What Happens if I Lose Capacity?
In NSW, an important part of your estate plan should be to address the possibility you may lose the ability and capacity to make decisions about your own best interests. The loss of capacity can sometimes be gradual, particularly when caused by advancing age or chronic illness, but it can also be sudden. Traumatic accidents and acute changes in your health, such as an unexpected stroke, can often lead to unforeseen legal consequences and complexities.
Unless a Court or Tribunal orders otherwise, every adult in NSW is presumed to have the ability and capacity to decide what is in their own best interests. Under NSW law, people are also able to nominate who they want to make decisions on their behalf if they lose capacity.
Appointing an Enduring Power of Attorney
A Power of Attorney is a legal document that allows you to appoint one or more trusted persons to make financial and legal decisions on your behalf. The person/s you nominate is/are called your ‘attorney’, or in some cases, an 'alternate attorney'.
There are two types of Power of Attorney that can be appointed:
General – your attorney/s are authorised to make decisions based on conditions and limitations you may choose, but in circumstances where you may still have capacity.
Enduring – your attorney/s are authorised to make decisions based on conditions and limitations you may choose, but in circumstances where you no longer have capacity.
Your attorney/s can do essentially anything you were legally authorised to do in your own right, including:
Accessing bank accounts and paying your bills for you;
Transferring, selling and otherwise dealing with your real and personal property;
Signing contracts and agreements in your name; and
Dealing with companies, organisations and government departments like Centrelink and Medicare on your behalf.
You can also specify conditions and limitations in regards to how and when your attorney can act, but it is important to consider your requirements carefully. You do not know what the future may hold, and you may not want to constrain your attorney/s if it could impact on their ability to act in your best interests at a later date.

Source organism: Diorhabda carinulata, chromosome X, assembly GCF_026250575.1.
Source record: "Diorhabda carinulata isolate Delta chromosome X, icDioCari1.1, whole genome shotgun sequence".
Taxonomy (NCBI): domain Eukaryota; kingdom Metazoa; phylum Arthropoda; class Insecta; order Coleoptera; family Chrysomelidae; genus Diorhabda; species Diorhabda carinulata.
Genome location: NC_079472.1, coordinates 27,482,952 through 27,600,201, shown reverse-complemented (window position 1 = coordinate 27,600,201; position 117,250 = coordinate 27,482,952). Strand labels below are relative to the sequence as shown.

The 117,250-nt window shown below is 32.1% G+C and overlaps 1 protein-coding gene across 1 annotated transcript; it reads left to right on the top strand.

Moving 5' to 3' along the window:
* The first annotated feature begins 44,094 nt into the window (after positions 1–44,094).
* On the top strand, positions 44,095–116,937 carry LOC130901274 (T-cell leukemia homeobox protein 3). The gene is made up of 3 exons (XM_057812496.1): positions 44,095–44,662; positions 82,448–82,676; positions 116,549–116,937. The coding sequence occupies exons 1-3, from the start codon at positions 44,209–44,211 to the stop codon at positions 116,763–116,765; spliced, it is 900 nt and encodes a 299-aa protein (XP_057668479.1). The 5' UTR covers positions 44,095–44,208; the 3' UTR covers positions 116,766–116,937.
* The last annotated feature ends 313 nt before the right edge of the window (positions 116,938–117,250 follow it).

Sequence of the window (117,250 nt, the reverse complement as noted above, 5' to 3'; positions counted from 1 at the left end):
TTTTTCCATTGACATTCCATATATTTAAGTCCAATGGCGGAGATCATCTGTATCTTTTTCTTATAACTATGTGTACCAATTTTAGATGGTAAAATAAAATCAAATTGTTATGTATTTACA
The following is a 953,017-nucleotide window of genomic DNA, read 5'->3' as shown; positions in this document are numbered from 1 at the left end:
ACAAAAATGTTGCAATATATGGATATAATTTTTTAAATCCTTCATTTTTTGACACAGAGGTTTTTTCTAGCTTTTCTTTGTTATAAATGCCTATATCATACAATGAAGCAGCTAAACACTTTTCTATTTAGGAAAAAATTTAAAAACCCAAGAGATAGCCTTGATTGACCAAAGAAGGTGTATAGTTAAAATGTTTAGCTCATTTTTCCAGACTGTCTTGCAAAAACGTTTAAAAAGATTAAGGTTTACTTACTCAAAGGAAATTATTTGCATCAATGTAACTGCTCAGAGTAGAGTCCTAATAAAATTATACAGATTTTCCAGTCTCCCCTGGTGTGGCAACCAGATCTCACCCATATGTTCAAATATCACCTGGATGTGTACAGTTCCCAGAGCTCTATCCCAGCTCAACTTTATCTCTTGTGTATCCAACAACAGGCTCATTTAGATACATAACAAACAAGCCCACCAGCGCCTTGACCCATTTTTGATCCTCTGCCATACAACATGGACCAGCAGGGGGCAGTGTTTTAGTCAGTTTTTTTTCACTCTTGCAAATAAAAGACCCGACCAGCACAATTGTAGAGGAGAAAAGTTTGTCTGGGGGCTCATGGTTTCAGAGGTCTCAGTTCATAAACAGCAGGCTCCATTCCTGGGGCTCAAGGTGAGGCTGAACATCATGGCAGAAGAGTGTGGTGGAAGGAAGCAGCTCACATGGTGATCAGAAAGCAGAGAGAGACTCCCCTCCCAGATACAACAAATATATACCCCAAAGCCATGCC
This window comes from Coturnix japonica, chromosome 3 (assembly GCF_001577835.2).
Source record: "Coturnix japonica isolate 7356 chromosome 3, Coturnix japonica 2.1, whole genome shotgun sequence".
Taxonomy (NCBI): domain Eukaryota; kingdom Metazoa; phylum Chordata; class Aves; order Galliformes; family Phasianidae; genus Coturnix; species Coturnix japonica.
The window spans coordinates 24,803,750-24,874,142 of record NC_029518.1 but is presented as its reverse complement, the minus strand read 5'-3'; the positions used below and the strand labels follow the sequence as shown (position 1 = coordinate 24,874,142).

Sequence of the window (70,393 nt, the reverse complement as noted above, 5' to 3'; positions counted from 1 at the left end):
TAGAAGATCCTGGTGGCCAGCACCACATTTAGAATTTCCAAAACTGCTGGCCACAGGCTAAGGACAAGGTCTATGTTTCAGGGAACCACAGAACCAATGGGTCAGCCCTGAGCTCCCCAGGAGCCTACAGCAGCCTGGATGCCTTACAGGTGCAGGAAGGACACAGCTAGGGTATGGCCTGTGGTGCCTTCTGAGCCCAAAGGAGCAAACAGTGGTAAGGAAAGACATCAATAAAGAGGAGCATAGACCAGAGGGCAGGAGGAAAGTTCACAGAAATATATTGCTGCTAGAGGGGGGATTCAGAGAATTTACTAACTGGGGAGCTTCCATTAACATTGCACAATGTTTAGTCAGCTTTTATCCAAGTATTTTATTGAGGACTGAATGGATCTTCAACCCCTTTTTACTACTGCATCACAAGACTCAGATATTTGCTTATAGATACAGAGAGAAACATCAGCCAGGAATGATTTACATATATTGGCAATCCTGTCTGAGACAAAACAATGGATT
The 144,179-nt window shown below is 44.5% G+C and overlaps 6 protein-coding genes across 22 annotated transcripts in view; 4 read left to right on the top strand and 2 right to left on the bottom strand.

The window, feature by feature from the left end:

Executing a Power of Attorney document allows the people you trust to assist you when you need help. Making nominations also ensures that people that you may not want to be involved in your affairs are less able to interfere. If you do not have a valid Power of Attorney appointed, there may be a higher chance of disputes or applications to the NSW Civil and Administrative Tribunal Guardianship Division being made concerning your interests.
Appointing an Enduring Guardian
An Enduring Guardian is similar to an Enduring Power of Attorney, but they are appointed to make health and lifestyle decisions for you if you have lost the capacity to make those decisions for yourself. These decisions may include consenting to medical or dental treatment and deciding where you live.
You can appoint more than one person to be your Enduring Guardian. It is important to note, however, that the people you nominate can only act as your Enduring Guardian/s once you lose the ability to make decisions for yourself.
If you appoint more than one Enduring Guardian, you must decide if they are to act either:
Jointly – all appointed guardians must sign all documents and make the same decisions on your behalf; or
Jointly and severally – each appointed guardian can act separately from the other guardians you have appointed.
You will need to see a solicitor to assist you in preparing and executing an Enduring Guardian as they are solemn and important documents. The solicitor will need to certify that you understood the document and that you made the nominations of your own free will.
Seeing an experienced and qualified solicitor for your estate planning documents is quicker and easier than you may think. Ensure you get the right advice and avoid any problems by contacting Turner Freeman Lawyers.